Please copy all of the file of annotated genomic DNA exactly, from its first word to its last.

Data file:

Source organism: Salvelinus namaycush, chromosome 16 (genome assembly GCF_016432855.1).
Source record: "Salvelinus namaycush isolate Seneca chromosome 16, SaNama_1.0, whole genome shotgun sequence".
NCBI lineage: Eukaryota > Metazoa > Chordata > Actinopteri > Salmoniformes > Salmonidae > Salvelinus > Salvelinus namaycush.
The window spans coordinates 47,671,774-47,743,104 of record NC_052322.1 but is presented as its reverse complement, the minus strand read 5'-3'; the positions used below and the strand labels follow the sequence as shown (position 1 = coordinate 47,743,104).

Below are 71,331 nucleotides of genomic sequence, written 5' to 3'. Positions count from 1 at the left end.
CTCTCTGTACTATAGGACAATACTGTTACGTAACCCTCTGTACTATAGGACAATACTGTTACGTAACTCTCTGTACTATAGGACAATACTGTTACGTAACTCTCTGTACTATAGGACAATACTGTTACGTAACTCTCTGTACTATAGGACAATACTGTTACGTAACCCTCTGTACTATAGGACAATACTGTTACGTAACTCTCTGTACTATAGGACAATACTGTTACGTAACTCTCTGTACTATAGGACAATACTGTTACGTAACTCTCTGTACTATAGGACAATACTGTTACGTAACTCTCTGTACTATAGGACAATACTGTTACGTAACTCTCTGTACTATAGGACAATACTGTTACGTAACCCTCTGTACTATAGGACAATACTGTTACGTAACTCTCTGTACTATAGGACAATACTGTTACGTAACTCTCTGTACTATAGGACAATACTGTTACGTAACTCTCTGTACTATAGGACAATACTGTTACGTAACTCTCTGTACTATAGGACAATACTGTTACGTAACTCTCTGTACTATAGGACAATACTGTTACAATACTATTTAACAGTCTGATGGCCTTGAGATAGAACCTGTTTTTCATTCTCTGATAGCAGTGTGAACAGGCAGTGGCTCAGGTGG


Source organism: Salvelinus namaycush, chromosome 16 (genome assembly GCF_016432855.1).
Source record: "Salvelinus namaycush isolate Seneca chromosome 16, SaNama_1.0, whole genome shotgun sequence".
NCBI lineage: Eukaryota > Metazoa > Chordata > Actinopteri > Salmoniformes > Salmonidae > Salvelinus > Salvelinus namaycush.
The window spans coordinates 47,671,774-47,743,104 of record NC_052322.1 but is presented as its reverse complement, the minus strand read 5'-3'; the positions used below and the strand labels follow the sequence as shown (position 1 = coordinate 47,743,104).

Below are 71,331 nucleotides of genomic sequence, written 5' to 3'. Positions count from 1 at the left end.
CTCTCTGTACTATAGGACAATACTGTTACGTAACCCTCTGTACTATAGGACAATACTGTTACGTAACTCTCTGTACTATAGGACAATACTGTTACGTAACTCTCTGTACTATAGGACAATACTGTTACGTAACTCTCTGTACTATAGGACAATACTGTTACGTAACCCTCTGTACTATAGGACAATACTGTTACGTAACTCTCTGTACTATAGGACAATACTGTTACGTAACTCTCTGTACTATAGGACAATACTGTTACGTAACTCTCTGTACTATAGGACAATACTGTTACGTAACTCTCTGTACTATAGGACAATACTGTTACGTAACTCTCTGTACTATAGGACAATACTGTTACGTAACCCTCTGTACTATAGGACAATACTGTTACGTAACTCTCTGTACTATAGGACAATACTGTTACGTAACTCTCTGTACTATAGGACAATACTGTTACGTAACTCTCTGTACTATAGGACAATACTGTTACGTAACTCTCTGTACTATAGGACAATACTGTTACGTAACTCTCTGTACTATAGGACAATACTGTTACAATACTATTTAACAGTCTGATGGCCTTGAGATAGAACCTGTTTTTCATTCTCTGATAGCAGTGTGAACAGGCAGTGGCTCAGGTGG